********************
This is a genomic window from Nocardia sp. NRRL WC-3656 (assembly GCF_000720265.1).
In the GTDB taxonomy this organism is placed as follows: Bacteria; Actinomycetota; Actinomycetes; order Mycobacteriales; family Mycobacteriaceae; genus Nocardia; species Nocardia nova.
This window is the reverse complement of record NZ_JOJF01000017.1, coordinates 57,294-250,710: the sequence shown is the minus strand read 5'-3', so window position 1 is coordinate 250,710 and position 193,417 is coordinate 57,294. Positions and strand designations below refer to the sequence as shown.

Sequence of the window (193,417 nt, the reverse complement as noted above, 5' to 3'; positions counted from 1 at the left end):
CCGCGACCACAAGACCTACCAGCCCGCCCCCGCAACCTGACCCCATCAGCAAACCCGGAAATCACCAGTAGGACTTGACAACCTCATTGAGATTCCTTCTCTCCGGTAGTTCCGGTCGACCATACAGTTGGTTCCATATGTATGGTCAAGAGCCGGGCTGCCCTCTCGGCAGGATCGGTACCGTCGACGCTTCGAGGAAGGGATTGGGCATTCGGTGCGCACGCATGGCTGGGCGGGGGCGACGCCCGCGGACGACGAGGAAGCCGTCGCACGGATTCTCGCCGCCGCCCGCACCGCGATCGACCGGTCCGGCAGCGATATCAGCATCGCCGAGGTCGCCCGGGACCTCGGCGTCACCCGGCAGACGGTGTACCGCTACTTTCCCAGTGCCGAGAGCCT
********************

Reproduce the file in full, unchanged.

This is a genomic window from Nocardia sp. NRRL WC-3656 (assembly GCF_000720265.1).
In the GTDB taxonomy this organism is placed as follows: Bacteria; Actinomycetota; Actinomycetes; order Mycobacteriales; family Mycobacteriaceae; genus Nocardia; species Nocardia nova.
This window is the reverse complement of record NZ_JOJF01000017.1, coordinates 57,294-250,710: the sequence shown is the minus strand read 5'-3', so window position 1 is coordinate 250,710 and position 193,417 is coordinate 57,294. Positions and strand designations below refer to the sequence as shown.

Sequence of the window (193,417 nt, the reverse complement as noted above, 5' to 3'; positions counted from 1 at the left end):
CCGCGACCACAAGACCTACCAGCCCGCCCCCGCAACCTGACCCCATCAGCAAACCCGGAAATCACCAGTAGGACTTGACAACCTCATTGAGATTCCTTCTCTCCGGTAGTTCCGGTCGACCATACAGTTGGTTCCATATGTATGGTCAAGAGCCGGGCTGCCCTCTCGGCAGGATCGGTACCGTCGACGCTTCGAGGAAGGGATTGGGCATTCGGTGCGCACGCATGGCTGGGCGGGGGCGACGCCCGCGGACGACGAGGAAGCCGTCGCACGGATTCTCGCCGCCGCCCGCACCGCGATCGACCGGTCCGGCAGCGATATCAGCATCGCCGAGGTCGCCCGGGACCTCGGCGTCACCCGGCAGACGGTGTACCGCTACTTTCCCAGTGCCGAGAGCCT